It’s an intellectually dishonest argument, and the district court judge, Robert Pittman, didn’t fall for it. Abortion providers had filed a case, Whole Woman’s Health v. Jackson, and asked for a temporary injunction blocking the Texas law while the case proceeded. Judge Pittman temporarily enjoined the law last week, pending a full hearing, which was supposed to take place this past Monday, August 30.

But the Fifth Circuit, the most conservative circuit court in the country, rushed to support Texas’s constitutional trolling, and not only vacated Judge Pittman’s ruling, but canceled his hearing. Without Supreme Court intervention, a law functionally overturning Roe v. Wade will go into effect tomorrow.

In the meantime, the Supreme Court will hear a direct challenge to Roe this year, but likely not this one (although the Fifth Circuit’s ruling was immediately appealed to the Supreme Court). Dobbs v. Jackson Women’s Health Organization concerns a 15-week abortion ban imposed by the state of Mississippi. That law also restricts abortions well before the fetal viability line set in Roe. The Fifth Circuit already struck that law down, as it didn’t include the bounty system Texas now claims absolves it from following the Constitution.

Nobody should have false hope about what the Supreme Court is going to do in Dobbs. Donald Trump promised to pick judges who opposed abortion rights, and there’s simply no reason to believe his justices or the other conservatives will stop their campaign against women now. But even if somehow the conservative Supreme Court manages to follow precedent and strike down the Mississippi law, Texas’s six-week ban will still stand, unless the court also explicitly rules against the bounty system.

These attacks on women’s rights would not be happening if Ruth Bader Ginsburg were still alive—or if the Democratic Party hadn’t ceded the courts to forced-birth proponents. Mississippi, Texas, and a dozen or so other states expect to get away with this stuff because the Supreme Court is controlled by conservatives who are on record as being against the rights of women. The fact that Democrats have shown neither the will, strength, nor courage to stop them has been a signal to these states to take their best, most creative shots at overturning abortion rights. Yet, by carefully avoiding writing “Roe is overturned,” these states—along with their legal enablers on the Fifth Circuit—know that the corporate media will miss what they’re doing.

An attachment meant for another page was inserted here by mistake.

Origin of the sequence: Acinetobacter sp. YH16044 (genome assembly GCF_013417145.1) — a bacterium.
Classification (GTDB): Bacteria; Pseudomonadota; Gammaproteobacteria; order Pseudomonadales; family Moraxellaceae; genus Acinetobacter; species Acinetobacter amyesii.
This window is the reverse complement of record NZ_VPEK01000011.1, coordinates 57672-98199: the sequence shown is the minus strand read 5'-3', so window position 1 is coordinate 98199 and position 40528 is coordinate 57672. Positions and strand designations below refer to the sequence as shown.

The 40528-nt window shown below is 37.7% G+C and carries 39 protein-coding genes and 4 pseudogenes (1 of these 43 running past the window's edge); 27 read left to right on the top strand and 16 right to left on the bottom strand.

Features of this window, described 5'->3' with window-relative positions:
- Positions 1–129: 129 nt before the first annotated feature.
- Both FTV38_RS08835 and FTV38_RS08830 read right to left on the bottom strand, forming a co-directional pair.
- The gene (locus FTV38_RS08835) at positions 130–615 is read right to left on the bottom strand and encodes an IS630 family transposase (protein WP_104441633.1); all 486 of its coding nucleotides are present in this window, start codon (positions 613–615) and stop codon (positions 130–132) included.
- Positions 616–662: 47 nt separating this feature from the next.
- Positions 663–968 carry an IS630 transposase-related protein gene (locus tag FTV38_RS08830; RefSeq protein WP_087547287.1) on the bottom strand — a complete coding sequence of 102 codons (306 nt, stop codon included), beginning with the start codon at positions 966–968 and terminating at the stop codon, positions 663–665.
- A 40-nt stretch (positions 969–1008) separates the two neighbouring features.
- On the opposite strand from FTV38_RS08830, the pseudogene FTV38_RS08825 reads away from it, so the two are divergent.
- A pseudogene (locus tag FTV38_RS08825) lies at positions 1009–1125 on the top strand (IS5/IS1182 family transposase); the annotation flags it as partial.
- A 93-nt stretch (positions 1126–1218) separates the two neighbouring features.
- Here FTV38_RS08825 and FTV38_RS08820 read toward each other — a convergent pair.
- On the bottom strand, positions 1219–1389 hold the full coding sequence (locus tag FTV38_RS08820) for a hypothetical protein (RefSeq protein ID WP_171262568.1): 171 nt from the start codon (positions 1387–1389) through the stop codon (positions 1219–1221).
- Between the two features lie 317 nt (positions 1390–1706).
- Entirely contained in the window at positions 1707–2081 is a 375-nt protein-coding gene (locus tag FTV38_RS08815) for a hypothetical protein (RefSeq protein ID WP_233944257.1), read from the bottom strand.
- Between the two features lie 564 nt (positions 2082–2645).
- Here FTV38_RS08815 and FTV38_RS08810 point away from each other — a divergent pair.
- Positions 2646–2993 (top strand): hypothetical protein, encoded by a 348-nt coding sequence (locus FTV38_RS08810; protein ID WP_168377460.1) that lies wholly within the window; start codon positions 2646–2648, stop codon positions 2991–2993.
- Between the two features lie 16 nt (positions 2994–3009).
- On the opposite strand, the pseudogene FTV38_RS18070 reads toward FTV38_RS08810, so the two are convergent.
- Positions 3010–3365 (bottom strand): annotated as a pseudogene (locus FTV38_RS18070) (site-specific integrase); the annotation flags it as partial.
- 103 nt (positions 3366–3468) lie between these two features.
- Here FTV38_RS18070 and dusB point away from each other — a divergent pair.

Frankly, as long as conservatives control the courts, there is no way to stop Texas, Mississippi, or other states inclined to follow their lead. Moderates like to suggest that expanding the courts threatens both the legitimacy of the courts and the rule of law, but this is the kind of unconstitutional vigilantism that conservatives allow when they control the judicial branch.

If you want to protect a woman’s right to choose, the only solution is to expand the Supreme Court. That has been the only solution since reluctant abortion-allower Anthony Kennedy retired and ceded his seat to alleged attempted rapist Brett Kavanaugh. How many more rights, in how many more states, must be taken away before Democrats do the only thing they can do to stop these people?

Or is a future in which forced-birth advocates sue doctors for 10 grand just something we all have to accept? Are the rights of women to make their own reproductive choices the latest thing that must be sacrificed to Joe Manchin’s and Kyrsten Sinema’s love of the filibuster? A vocal minority of the country supports the barbarism of forcing women to give birth against their will. When will Democrats do what is necessary to stop them?

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Katrina vanden Heuvel
Editorial Director and Publisher, The Nation